AKA: San Francisco Turkish Baths, Tenderloin, San Francisco, CA; Starcity

Structure Type: built works - dwellings - houses - apartment houses

Designers: [unspecified]

Dates: constructed 1910

4 stories, total floor area: 17,340 sq. ft.

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229 Ellis Street
Tenderloin, San Francisco, CA 94102

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This one-time bath house was to be turned into a dormitory for adults by Starcity by the Fall of 2018. The building contained 52 living units, with shared bathrooms and kitchen facilities on each floor. Each kitchen could be used by between 8 and 15 renters.

Building History

The San Francisco Turkish Baths occupied this building into the 1980s. It stood vacant for about a decade after the baths closed. The building then served as medical offices, and a developer subsequently hoped to carve the four-story building into 11 luxury condominiums.

When this failed, it was purchased by the real estate development company, Starcity. Its founders, Jon Dishotsky (born c. 1984) and Mohammad Sakrani (born c. 1988), attracted Silicon Valley venture capital by pitching the idea of creating dormitory spaces for people making middle incomes, from $40,000-$90,000, who were struggling to pay rents in San Francisco. According to the New York Times, rent for a one-bedroom apartment in San Francisco averaged $3,300 a month in 03/2018. In contrast, Starcity offered renters the option of a tiny 130 to 220-square-foot dormitory room for much less, from about $1,400 to $2,400 per month, including utilities and WiFi. (Additional costs included $40 monthly to do your wash and $130 weekly for regular maid service.) Most of Starcity's properties did not offer private bathrooms, and had shared communal living spaces, much like a college living experience.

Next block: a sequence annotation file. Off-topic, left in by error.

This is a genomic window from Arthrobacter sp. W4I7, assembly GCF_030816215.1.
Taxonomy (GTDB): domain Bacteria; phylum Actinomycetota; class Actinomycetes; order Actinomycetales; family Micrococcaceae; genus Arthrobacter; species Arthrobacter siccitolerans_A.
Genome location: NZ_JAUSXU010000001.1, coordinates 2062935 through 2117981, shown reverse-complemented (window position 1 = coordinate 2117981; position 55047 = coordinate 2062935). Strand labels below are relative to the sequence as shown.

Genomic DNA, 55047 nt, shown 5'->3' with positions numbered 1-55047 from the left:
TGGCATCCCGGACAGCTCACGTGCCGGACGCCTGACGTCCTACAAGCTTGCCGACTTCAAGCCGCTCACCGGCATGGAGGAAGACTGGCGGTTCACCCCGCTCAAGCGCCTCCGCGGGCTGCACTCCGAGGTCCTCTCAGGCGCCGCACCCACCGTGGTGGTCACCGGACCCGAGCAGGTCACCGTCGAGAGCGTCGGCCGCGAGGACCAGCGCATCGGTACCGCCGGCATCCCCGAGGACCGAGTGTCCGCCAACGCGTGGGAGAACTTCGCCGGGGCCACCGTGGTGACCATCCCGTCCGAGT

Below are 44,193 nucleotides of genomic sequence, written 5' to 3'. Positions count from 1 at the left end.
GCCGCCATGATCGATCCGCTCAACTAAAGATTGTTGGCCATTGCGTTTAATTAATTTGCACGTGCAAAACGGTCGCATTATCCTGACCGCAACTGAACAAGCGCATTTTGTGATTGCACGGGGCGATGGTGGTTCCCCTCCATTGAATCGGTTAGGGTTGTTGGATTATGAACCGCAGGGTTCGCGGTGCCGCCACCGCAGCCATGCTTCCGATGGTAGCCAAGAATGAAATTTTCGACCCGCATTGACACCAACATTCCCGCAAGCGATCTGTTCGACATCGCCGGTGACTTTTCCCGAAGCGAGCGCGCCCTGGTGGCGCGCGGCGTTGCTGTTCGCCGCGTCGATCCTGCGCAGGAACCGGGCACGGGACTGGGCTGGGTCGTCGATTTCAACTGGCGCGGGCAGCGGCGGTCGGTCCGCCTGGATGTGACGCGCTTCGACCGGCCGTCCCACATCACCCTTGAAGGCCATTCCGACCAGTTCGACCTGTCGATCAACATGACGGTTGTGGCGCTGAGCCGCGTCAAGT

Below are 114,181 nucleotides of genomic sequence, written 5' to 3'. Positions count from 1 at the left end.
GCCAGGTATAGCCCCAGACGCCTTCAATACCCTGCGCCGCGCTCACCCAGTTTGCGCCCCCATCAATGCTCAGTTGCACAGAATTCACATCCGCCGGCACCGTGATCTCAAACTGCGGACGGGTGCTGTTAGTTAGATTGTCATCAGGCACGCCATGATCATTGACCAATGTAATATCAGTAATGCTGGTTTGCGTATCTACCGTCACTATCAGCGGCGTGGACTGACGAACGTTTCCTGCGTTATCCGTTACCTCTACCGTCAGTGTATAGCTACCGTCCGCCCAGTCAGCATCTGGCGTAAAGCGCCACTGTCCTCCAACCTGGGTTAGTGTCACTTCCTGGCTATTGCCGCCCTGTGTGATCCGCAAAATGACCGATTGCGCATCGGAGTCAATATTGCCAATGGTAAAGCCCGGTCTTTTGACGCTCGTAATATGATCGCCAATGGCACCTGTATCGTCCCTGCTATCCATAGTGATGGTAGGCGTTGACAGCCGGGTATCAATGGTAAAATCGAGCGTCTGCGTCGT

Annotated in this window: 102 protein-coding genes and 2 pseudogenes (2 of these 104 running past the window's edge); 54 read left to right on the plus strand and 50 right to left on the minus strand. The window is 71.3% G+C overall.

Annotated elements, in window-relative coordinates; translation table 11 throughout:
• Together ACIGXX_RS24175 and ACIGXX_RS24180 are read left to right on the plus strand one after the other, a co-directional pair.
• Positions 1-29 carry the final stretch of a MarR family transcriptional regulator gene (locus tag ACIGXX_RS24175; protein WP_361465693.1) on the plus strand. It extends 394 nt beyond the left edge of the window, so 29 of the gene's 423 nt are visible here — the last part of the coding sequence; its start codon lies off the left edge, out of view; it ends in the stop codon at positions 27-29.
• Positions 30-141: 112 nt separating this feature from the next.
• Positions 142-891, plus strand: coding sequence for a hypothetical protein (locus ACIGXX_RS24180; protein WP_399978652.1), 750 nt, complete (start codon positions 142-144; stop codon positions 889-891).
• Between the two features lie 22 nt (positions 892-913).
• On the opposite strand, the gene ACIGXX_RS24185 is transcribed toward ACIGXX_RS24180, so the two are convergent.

Starcity, by 03/2018, had acquired 3 buildings in San Francisco, with a total of 36 units. The company had obtained $18.9 million from venture capitalists, and it was in the process of buying twelve more buildings at the start of 03/2018. According to the New York Times, "Starcity said it was on track to have hundreds of units open around the San Francisco Bay Area this year, and thousands by 2019." (See Nellie Bowles, "Dorm Living for Professionals Comes to San Francisco," New York Times, published 03/04/2018, accessed 03/05/2018.) Renovating existing properties proved preferable to erecting new apartment towers due to complex regulations and neighborhood resistance in San Francisco. "Because of arcane permitting rules and neighborhood associations that push against new developments, building new housing in San Francisco is painfully slow. But workers keep flooding the city, so roommates jam tighter into existing housing, already sharing bathrooms and renting living rooms as bedrooms. Mr. Dishotsky said he decided to build for what was already the city’s reality." (See Nellie Bowles, "Dorm Living for Professionals Comes to San Francisco," New York Times, published 03/04/2018, accessed 03/05/2018.)

According to the San Francisco County Assessor, the building sold on 12/10/2014 for $3.5 million.

Building Notes

The exterior of the building at 229 Ellis Street had a masonry facing and a front facade divided in to three bays. Arched Diocletian (thermal) windows, derived from Roman baths lit the upper portion of the first floor. Roundels depicted the star and crescent moon symbol of the country of Turkey.

In 2018, the building contained 57 rooms and 7 bathrooms, for a total of 17,340 square feet, and occupied a 4,537.5-square-foot lot. It measured 82.5 feet deep in depth.


Starcity spent 2017 and 2018 renovating this former bath house into over 50 one-room apartments. (An article in the San Francisco Chronicle noted that the building would contain 56 apartments, a later New York Times article put the number of living units at 52. See J.K. Dineen, "Starcity turning commercial buildings into group housing," San Francisco Chronicle, published 06/03/2017, accessed 03/05/2018.) Part of this renovation including digging down a level and a half to create a basement lounge.

San Francisco County Assessor Number: 0331/001A

PCAD id: 21839